The earliest evidence of humans arriving on the Indian subcontinent are from the Paleolithic period. There is evidence of paleolithic settlements in the northern Indus River Valley, from a period ranging from 400,000 BCE to 100,000 or 50,000 BCE. Then in the Mesolithic era, there is a larger area where archeological remains have been found. The dates are roughly from 40,000 to 5000 BCE.
The Neolithic era in India began c. 5000 BCE, and archaeological finds are spread out over an even larger area. The most well-known Neolithic sites are in South India. Agriculture began at the end of this period. Stone tools were still the main tools; they lacked the technology to use bronze or iron. They also discovered how to spin, weave, and make rope. Then people began to use both stone and bronze tools. Archaeologists have unearthed many artifacts including lapis lazuli, steatite, and emeralds from Central Asia, which indicates that a trade network existed. This evidence shows how human knowledge was increasing. Archaeologists refer to this period as the Early Harappan Phase; a new chapter in Indian history had begun.
The first period in Indian History: The Indus Valley Civilisation
The Indus Valley Civilisation is also known as the Harappan Civilisation, after the name of one of the cities. This period in Indian history can be divided into two:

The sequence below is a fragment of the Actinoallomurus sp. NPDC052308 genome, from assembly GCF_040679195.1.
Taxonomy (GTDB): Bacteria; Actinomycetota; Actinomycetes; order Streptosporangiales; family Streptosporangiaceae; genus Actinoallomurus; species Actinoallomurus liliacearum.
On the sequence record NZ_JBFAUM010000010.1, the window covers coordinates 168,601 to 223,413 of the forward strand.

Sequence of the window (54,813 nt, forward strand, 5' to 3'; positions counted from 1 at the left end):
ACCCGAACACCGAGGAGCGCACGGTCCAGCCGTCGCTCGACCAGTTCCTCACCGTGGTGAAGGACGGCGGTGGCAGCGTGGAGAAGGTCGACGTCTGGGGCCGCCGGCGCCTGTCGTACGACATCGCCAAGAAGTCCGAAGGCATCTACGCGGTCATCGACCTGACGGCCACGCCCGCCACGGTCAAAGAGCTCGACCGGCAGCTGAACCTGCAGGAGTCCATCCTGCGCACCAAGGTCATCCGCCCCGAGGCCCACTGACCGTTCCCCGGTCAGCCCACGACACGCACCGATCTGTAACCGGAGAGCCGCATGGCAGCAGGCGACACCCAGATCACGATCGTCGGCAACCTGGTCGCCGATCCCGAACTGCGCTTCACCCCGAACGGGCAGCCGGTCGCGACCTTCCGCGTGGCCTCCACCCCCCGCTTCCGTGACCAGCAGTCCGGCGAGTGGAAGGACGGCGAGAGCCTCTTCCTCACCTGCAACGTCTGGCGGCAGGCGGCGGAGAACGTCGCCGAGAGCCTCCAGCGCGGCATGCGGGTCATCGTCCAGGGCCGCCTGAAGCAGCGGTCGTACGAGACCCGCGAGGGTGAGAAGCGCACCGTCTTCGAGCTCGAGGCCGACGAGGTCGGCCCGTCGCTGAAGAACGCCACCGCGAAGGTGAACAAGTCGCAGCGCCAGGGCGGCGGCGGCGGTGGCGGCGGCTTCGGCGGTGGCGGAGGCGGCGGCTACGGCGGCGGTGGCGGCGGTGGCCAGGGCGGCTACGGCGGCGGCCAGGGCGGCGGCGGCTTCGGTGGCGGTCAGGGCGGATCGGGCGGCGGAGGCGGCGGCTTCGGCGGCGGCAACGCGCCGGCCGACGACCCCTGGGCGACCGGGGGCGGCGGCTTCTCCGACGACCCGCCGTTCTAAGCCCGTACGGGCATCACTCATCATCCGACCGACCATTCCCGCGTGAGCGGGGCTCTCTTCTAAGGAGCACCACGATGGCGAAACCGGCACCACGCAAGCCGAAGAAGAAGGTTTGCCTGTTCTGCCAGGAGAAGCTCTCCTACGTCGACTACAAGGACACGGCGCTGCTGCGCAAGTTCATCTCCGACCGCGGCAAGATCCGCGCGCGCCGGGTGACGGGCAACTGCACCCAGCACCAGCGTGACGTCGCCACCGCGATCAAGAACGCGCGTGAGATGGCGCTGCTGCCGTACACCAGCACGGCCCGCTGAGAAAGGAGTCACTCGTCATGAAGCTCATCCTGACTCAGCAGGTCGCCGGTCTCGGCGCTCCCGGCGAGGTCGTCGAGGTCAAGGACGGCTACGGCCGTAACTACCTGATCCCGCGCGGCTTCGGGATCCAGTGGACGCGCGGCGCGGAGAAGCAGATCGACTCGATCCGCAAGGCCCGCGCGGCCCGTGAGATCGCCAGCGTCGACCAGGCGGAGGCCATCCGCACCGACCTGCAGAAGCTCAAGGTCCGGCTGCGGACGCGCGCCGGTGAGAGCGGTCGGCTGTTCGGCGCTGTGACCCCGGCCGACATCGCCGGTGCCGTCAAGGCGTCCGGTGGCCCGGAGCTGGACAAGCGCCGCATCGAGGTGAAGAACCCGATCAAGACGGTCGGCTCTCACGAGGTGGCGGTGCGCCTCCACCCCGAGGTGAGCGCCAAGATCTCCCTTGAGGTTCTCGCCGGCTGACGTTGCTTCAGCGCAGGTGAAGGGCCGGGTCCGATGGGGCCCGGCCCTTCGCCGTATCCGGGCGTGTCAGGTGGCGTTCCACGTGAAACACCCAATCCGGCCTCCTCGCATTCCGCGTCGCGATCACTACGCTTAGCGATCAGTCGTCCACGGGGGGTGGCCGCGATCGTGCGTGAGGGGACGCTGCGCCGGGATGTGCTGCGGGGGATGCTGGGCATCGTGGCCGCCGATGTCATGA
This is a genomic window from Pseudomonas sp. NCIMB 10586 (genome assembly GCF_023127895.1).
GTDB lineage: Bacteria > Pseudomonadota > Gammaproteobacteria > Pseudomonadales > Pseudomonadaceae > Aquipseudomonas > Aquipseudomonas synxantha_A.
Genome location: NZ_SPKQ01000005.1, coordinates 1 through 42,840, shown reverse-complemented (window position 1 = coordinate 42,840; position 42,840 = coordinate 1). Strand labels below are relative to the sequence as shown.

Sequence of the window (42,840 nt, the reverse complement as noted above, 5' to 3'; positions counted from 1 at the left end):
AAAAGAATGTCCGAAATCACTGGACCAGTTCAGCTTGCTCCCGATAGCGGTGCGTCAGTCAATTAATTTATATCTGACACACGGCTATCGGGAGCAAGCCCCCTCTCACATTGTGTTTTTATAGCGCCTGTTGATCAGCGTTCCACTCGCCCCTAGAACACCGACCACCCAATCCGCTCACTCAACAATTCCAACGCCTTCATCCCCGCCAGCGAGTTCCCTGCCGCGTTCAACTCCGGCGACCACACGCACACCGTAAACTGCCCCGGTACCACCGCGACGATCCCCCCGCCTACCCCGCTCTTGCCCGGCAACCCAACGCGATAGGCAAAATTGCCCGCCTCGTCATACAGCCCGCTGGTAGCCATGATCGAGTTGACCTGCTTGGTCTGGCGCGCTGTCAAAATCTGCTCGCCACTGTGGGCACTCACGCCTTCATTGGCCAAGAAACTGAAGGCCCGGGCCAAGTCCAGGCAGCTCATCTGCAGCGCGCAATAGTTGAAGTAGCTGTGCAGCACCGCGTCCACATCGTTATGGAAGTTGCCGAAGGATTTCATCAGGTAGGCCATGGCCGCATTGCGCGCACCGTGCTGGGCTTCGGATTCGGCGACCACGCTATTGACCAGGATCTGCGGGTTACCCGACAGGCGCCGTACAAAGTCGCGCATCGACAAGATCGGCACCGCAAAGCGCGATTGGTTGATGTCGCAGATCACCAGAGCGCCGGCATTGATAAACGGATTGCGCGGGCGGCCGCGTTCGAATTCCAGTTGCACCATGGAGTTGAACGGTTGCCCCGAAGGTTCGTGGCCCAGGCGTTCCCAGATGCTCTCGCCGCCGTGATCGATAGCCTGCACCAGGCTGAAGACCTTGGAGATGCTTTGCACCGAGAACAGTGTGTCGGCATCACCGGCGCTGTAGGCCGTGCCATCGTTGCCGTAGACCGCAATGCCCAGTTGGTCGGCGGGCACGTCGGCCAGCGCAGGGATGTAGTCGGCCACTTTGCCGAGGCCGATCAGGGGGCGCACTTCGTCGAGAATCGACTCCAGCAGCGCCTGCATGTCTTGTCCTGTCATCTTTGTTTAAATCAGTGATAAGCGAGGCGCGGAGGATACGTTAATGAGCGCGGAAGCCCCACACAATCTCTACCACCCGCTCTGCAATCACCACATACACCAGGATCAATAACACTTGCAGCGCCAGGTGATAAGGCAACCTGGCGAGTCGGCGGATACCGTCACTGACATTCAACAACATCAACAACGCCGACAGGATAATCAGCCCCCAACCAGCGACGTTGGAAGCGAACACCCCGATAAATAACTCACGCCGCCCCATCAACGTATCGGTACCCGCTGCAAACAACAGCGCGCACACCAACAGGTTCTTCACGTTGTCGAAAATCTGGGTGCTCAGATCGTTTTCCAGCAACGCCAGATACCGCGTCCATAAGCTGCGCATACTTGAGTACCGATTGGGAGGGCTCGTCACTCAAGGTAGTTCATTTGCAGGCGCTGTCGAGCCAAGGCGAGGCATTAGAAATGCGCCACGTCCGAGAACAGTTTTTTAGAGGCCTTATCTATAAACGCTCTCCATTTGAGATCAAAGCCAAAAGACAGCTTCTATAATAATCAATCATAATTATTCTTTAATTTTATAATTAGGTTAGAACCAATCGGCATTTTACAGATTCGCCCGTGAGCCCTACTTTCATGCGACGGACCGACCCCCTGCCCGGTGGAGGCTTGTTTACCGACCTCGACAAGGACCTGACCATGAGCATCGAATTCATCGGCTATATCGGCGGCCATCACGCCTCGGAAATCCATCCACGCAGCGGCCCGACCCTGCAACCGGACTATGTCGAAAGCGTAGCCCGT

A. Indus Valley Civilisation (3300 BCE – 1700 BCE)
B. Post Indus Valley Civilisation (1700 BCE – 1500 BCE)
Recent studies by some scholars and archaeologists have dated the earliest stage or beginnings of the Indus Valley Civilisation—the Early Harappan Phase—to c. 3300 BCE. At that point, people began to use both stone and bronze tools. It is one of the oldest and most impressive civilisations in the history of the world, a matter of pride for Indians.
The Indus Valley civilisation was entirely unknown prior to the excavation of the ruins of Harappa and Mohenjo-daro in 1921 – 1922 during British rule in India.
After the independence of India and Pakistan, research continued and found that in fact the scope of this civilisation extended far beyond the Indus River Basin. The total area covered by the Indus River Valley civilisation was larger than the civilisations of Mesopotamia and ancient Egypt. In this vast area, hundreds of large and small sites have been discovered. Among them, there are five or six ancient cities. The largest of these city sites is Mohenjo-daro, which had an estimated population of around 30,000.
His Holiness illustrated this point with photos of the extensive ruins at Harappa and Mohenjo-daro.
Scholars have posited different dates for the main phase of the Indus Valley civilization [The Mature Harappan Phase]. In recent years, the dates determined by carbon dating suggest 2300 BCE to 1750 BCE. There have also been different theories about the origins of the civilisation. Did it originate and develop in India or was it transplanted from outside? On the basis of more extensive research, scholars now accept that it was created by an indigenous culture. But who were these people? Several ethnic groups had migrated to Indian thousands of years before, including the Dravidian, Kolarian, and Munda. Scholars believe that it was probably the Dravidians who developed the Indus Valley civilisation.